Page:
😉 😥

    Then there are the drug “laws” that make more lawyers rich, and their cohorts, the dealers. Oh, wait, that implies a conspiracy. Scratch that.

    😉 😥


  9. In my opinion it was not that he was black, but because he plead not guilty and gave no confession. In many cases leniency is given to those who admit to their crimes. If I happen to be mistaken I am sorry.

    But the way I think about it is this, if a two men are convicted of the same crime, and one pleads guilty and gives a confession, while the other pleads not guilty and gives no confession but is found guilty then the one who wasted the courts time by lying, the man who pleaded not guilty, then he would be judged harsher than the man who plead guilty and was willing to accept punishment as given out by his peers.

    Yes I am sure that race did have some determining factor in it. Especially in a state such as Georgia. Prejudices die hard and Georgie has plenty.

    So I would first look at other cases where a white and black man gave the same pleas and received different punishments before making such an accusation.

  10. “So I would first look at other cases where a white and black man gave the same pleas and received different punishments before making such an accusation.”

    Hmm.. so you mean… Like every case EVER?

    It is rampant, documented, and beyond dispute that minorities get worse sentences.

  11. Of course I do not mean every case ever. For over 100 years in the United States black men, women, and children were discriminated against. Before that they were kept as slaves! To look at every case EVER would be ridiculous and a waste of time.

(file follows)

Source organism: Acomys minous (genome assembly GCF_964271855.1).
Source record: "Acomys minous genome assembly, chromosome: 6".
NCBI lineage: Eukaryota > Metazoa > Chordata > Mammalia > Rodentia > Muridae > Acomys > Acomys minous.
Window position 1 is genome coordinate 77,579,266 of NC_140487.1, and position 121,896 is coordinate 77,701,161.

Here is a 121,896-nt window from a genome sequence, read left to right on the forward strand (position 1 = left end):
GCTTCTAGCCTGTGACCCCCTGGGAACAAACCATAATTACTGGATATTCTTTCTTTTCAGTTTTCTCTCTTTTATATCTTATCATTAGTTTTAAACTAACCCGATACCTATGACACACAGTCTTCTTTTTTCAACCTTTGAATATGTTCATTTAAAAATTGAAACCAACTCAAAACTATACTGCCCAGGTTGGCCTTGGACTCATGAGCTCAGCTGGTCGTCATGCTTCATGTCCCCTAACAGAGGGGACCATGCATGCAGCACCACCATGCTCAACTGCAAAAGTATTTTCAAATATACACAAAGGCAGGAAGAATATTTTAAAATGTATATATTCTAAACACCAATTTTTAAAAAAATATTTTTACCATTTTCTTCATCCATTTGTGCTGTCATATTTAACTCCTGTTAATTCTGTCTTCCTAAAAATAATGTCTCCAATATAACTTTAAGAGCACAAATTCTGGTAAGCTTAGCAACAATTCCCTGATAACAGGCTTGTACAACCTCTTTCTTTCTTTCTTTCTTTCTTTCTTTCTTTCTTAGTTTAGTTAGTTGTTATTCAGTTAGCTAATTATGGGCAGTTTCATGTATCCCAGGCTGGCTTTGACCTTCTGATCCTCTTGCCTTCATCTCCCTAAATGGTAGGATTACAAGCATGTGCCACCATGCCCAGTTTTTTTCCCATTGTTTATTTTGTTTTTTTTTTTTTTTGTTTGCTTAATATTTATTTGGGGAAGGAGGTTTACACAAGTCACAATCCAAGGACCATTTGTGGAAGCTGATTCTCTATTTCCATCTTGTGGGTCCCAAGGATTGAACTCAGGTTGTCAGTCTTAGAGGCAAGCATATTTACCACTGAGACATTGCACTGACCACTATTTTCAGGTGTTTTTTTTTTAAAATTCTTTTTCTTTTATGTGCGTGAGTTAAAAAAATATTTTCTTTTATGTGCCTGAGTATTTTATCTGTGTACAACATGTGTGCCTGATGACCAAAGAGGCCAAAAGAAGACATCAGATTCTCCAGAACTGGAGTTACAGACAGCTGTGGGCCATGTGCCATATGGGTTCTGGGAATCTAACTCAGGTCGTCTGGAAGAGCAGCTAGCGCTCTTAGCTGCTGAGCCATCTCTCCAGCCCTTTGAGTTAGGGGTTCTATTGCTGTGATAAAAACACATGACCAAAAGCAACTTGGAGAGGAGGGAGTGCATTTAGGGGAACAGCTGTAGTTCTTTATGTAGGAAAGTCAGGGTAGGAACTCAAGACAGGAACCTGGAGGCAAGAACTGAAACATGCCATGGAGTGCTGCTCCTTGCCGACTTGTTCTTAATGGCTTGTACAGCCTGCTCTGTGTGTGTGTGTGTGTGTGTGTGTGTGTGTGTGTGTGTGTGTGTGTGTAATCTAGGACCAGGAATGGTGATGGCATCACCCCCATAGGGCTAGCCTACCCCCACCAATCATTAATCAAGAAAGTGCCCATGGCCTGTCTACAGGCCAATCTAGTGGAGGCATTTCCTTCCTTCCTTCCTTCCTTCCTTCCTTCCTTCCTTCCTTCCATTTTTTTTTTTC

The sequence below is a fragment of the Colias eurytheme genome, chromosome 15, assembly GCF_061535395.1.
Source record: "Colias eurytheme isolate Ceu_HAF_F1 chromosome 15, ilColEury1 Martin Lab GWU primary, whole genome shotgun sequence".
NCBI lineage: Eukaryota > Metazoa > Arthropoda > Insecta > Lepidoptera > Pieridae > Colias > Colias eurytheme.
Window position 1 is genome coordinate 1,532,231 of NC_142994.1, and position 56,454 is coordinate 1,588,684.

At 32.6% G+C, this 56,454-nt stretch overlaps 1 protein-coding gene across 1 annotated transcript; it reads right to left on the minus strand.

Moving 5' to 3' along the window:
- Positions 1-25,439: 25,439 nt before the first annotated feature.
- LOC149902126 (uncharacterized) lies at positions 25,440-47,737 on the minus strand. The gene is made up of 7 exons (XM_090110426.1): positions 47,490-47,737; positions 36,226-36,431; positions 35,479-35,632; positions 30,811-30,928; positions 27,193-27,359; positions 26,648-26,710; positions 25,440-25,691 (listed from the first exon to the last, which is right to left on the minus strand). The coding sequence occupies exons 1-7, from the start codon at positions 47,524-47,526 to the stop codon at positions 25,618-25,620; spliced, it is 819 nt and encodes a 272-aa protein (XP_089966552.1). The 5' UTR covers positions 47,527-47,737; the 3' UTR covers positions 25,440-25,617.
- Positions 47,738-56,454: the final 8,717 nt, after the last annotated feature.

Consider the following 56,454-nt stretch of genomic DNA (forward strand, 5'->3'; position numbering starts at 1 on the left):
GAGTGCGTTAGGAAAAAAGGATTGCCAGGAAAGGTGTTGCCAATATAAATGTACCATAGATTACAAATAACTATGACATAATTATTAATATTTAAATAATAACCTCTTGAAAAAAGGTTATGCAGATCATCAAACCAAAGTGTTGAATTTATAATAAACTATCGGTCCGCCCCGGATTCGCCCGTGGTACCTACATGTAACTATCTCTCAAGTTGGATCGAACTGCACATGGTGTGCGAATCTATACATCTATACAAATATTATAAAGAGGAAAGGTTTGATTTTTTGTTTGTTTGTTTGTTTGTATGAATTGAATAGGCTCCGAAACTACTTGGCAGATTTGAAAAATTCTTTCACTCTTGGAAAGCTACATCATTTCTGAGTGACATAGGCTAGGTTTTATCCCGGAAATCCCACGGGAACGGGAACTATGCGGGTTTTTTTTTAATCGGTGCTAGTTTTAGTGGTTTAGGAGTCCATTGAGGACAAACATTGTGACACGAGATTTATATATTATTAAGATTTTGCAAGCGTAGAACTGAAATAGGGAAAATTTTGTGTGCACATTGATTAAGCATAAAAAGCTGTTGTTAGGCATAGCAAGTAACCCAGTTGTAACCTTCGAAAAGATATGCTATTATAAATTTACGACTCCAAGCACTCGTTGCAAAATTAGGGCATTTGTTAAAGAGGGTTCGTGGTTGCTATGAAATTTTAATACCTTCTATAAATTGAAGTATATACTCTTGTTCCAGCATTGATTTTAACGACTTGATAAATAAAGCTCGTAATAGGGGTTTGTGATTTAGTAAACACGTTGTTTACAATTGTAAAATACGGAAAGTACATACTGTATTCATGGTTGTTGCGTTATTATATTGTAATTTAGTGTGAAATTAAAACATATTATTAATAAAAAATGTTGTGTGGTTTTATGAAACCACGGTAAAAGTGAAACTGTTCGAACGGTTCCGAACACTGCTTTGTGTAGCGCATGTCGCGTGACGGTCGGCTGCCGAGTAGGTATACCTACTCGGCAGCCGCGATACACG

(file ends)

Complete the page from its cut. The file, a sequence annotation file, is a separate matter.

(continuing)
If you really wanted to have a valid statement, you should look at cases where a minority man and white man had committed the same crime and gave the same plea and both had confessed, but the minority was punished harsher. That would be a case where blatant racism and discrimination took part in.

    Even then it wouldn’t be the fault of the court system because the jury must come with the death sentence. It doesn’t take much at that point either, one or two jurors who hate minorities could be enough to convince fellow jurors that the defendant deserves death.

    But we have been sidetracked from the point of this. The death penalty should be reserved for the most extreme cases: Serial killers, serial rapists, pedophiles who have acted out fantasies and killed, etc. etc.

  12. @ Eric, I was not saying literally that one should look at every case ever,
    I was engaging in slightly sarcastic hyperbole to make the point, that evidently was not understood

    What is with all the literality these days?

    Oh well.. Fuck ’em if they can’t take a joke!

    (errr, I don’t mean YOU of course, my friend.. Just the proverbial ” em ” ) LOL